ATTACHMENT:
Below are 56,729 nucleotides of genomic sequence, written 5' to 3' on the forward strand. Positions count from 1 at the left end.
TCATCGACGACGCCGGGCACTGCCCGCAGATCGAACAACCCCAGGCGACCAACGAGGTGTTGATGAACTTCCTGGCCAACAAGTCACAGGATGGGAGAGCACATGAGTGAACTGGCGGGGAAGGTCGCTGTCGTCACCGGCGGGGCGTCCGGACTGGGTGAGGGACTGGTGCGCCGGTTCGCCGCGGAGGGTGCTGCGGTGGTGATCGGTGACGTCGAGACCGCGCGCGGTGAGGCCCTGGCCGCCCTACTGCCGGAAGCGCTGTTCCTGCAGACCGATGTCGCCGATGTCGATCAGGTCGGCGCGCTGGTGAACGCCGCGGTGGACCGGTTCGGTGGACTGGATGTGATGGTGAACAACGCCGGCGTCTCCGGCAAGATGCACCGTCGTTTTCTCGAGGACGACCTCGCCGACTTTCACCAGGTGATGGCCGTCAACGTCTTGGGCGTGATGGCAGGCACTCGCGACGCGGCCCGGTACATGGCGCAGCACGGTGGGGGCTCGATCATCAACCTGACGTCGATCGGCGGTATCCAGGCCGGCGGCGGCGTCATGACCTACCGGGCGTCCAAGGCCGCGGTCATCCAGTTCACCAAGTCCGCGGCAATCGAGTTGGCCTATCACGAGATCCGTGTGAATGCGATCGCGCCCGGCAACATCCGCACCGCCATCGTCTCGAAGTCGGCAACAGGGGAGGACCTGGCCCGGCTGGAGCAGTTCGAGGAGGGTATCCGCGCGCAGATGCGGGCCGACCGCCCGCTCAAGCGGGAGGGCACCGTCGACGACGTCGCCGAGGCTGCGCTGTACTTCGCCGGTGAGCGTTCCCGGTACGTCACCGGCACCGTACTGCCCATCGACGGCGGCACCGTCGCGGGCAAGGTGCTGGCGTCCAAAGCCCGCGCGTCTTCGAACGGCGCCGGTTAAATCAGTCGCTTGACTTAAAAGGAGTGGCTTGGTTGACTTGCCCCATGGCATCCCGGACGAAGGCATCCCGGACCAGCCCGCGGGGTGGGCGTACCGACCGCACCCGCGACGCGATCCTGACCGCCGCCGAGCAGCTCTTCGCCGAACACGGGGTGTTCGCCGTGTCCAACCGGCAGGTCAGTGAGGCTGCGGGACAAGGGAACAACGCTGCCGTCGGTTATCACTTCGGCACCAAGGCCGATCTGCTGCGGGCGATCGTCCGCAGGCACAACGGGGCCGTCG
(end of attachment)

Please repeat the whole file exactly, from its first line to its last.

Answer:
Below are 56,729 nucleotides of genomic sequence, written 5' to 3' on the forward strand. Positions count from 1 at the left end.
TCATCGACGACGCCGGGCACTGCCCGCAGATCGAACAACCCCAGGCGACCAACGAGGTGTTGATGAACTTCCTGGCCAACAAGTCACAGGATGGGAGAGCACATGAGTGAACTGGCGGGGAAGGTCGCTGTCGTCACCGGCGGGGCGTCCGGACTGGGTGAGGGACTGGTGCGCCGGTTCGCCGCGGAGGGTGCTGCGGTGGTGATCGGTGACGTCGAGACCGCGCGCGGTGAGGCCCTGGCCGCCCTACTGCCGGAAGCGCTGTTCCTGCAGACCGATGTCGCCGATGTCGATCAGGTCGGCGCGCTGGTGAACGCCGCGGTGGACCGGTTCGGTGGACTGGATGTGATGGTGAACAACGCCGGCGTCTCCGGCAAGATGCACCGTCGTTTTCTCGAGGACGACCTCGCCGACTTTCACCAGGTGATGGCCGTCAACGTCTTGGGCGTGATGGCAGGCACTCGCGACGCGGCCCGGTACATGGCGCAGCACGGTGGGGGCTCGATCATCAACCTGACGTCGATCGGCGGTATCCAGGCCGGCGGCGGCGTCATGACCTACCGGGCGTCCAAGGCCGCGGTCATCCAGTTCACCAAGTCCGCGGCAATCGAGTTGGCCTATCACGAGATCCGTGTGAATGCGATCGCGCCCGGCAACATCCGCACCGCCATCGTCTCGAAGTCGGCAACAGGGGAGGACCTGGCCCGGCTGGAGCAGTTCGAGGAGGGTATCCGCGCGCAGATGCGGGCCGACCGCCCGCTCAAGCGGGAGGGCACCGTCGACGACGTCGCCGAGGCTGCGCTGTACTTCGCCGGTGAGCGTTCCCGGTACGTCACCGGCACCGTACTGCCCATCGACGGCGGCACCGTCGCGGGCAAGGTGCTGGCGTCCAAAGCCCGCGCGTCTTCGAACGGCGCCGGTTAAATCAGTCGCTTGACTTAAAAGGAGTGGCTTGGTTGACTTGCCCCATGGCATCCCGGACGAAGGCATCCCGGACCAGCCCGCGGGGTGGGCGTACCGACCGCACCCGCGACGCGATCCTGACCGCCGCCGAGCAGCTCTTCGCCGAACACGGGGTGTTCGCCGTGTCCAACCGGCAGGTCAGTGAGGCTGCGGGACAAGGGAACAACGCTGCCGTCGGTTATCACTTCGGCACCAAGGCCGATCTGCTGCGGGCGATCGTCCGCAGGCACAACGGGGCCGTCG